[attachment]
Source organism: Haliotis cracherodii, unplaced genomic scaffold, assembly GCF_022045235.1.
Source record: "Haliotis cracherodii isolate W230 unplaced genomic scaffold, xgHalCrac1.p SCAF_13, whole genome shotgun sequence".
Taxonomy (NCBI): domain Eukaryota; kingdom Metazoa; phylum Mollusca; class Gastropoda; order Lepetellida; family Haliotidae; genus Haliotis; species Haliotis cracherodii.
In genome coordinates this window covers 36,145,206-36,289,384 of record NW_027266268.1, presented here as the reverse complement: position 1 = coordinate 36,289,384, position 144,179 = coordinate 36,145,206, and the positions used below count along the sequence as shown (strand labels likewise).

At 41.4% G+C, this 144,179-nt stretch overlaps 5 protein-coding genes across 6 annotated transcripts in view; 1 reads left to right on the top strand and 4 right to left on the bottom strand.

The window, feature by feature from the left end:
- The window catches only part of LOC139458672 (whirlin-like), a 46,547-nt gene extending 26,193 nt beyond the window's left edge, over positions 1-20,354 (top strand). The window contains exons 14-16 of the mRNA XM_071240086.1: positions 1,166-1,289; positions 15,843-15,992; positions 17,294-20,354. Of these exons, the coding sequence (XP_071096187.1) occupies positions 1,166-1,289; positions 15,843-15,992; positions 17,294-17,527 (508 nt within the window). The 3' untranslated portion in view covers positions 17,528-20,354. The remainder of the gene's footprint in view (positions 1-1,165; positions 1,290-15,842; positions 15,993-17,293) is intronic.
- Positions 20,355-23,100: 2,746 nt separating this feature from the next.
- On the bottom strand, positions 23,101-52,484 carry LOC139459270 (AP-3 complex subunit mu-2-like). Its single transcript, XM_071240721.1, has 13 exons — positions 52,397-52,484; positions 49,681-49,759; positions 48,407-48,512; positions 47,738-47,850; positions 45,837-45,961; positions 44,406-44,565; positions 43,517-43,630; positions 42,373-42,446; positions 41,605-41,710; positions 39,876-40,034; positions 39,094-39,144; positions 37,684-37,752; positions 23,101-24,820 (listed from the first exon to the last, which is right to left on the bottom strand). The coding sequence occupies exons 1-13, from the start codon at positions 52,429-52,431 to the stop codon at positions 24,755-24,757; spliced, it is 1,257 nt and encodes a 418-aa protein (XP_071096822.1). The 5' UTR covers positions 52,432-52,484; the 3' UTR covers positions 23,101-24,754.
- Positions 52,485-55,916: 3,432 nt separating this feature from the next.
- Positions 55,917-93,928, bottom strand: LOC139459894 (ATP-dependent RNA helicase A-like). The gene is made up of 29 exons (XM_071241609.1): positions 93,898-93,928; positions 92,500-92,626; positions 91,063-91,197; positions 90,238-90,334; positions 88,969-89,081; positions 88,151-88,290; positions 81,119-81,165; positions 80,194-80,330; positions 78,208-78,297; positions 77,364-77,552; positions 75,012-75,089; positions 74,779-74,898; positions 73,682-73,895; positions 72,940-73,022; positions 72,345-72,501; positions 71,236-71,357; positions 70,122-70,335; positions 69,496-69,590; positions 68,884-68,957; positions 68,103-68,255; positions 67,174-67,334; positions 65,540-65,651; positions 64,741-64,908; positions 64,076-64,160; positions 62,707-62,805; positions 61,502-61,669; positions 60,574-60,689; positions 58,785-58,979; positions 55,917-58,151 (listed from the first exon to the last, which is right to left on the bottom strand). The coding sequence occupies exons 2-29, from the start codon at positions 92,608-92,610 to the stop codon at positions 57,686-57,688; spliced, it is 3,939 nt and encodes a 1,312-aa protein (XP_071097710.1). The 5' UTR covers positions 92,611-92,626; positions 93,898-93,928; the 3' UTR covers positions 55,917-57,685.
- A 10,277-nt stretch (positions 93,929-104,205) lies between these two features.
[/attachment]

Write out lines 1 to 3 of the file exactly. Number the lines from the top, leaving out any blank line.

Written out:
Source organism: Haliotis cracherodii, unplaced genomic scaffold, assembly GCF_022045235.1.
Source record: "Haliotis cracherodii isolate W230 unplaced genomic scaffold, xgHalCrac1.p SCAF_13, whole genome shotgun sequence".
Taxonomy (NCBI): domain Eukaryota; kingdom Metazoa; phylum Mollusca; class Gastropoda; order Lepetellida; family Haliotidae; genus Haliotis; species Haliotis cracherodii.